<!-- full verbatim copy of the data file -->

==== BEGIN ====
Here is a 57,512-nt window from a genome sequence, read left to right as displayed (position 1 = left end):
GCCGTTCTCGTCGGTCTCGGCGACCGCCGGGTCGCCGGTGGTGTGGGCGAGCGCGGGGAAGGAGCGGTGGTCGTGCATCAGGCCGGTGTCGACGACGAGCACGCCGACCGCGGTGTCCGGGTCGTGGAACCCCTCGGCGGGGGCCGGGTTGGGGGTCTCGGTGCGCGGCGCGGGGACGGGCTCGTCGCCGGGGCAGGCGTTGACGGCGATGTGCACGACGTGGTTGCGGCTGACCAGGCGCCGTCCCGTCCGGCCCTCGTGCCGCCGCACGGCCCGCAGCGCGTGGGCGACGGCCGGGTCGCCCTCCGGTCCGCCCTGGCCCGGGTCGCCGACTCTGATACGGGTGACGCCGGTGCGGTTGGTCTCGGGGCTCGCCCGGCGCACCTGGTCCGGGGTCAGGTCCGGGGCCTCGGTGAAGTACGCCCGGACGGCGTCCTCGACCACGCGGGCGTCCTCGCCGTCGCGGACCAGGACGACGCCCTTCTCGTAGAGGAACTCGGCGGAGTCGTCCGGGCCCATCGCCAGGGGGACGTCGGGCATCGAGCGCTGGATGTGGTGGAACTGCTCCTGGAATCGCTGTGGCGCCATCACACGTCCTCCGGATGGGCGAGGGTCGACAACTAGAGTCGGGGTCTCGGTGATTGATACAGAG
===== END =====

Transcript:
Here is a 57,512-nt window from a genome sequence, read left to right as displayed (position 1 = left end):
GCCGTTCTCGTCGGTCTCGGCGACCGCCGGGTCGCCGGTGGTGTGGGCGAGCGCGGGGAAGGAGCGGTGGTCGTGCATCAGGCCGGTGTCGACGACGAGCACGCCGACCGCGGTGTCCGGGTCGTGGAACCCCTCGGCGGGGGCCGGGTTGGGGGTCTCGGTGCGCGGCGCGGGGACGGGCTCGTCGCCGGGGCAGGCGTTGACGGCGATGTGCACGACGTGGTTGCGGCTGACCAGGCGCCGTCCCGTCCGGCCCTCGTGCCGCCGCACGGCCCGCAGCGCGTGGGCGACGGCCGGGTCGCCCTCCGGTCCGCCCTGGCCCGGGTCGCCGACTCTGATACGGGTGACGCCGGTGCGGTTGGTCTCGGGGCTCGCCCGGCGCACCTGGTCCGGGGTCAGGTCCGGGGCCTCGGTGAAGTACGCCCGGACGGCGTCCTCGACCACGCGGGCGTCCTCGCCGTCGCGGACCAGGACGACGCCCTTCTCGTAGAGGAACTCGGCGGAGTCGTCCGGGCCCATCGCCAGGGGGACGTCGGGCATCGAGCGCTGGATGTGGTGGAACTGCTCCTGGAATCGCTGTGGCGCCATCACACGTCCTCCGGATGGGCGAGGGTCGACAACTAGAGTCGGGGTCTCGGTGATTGATACAGAG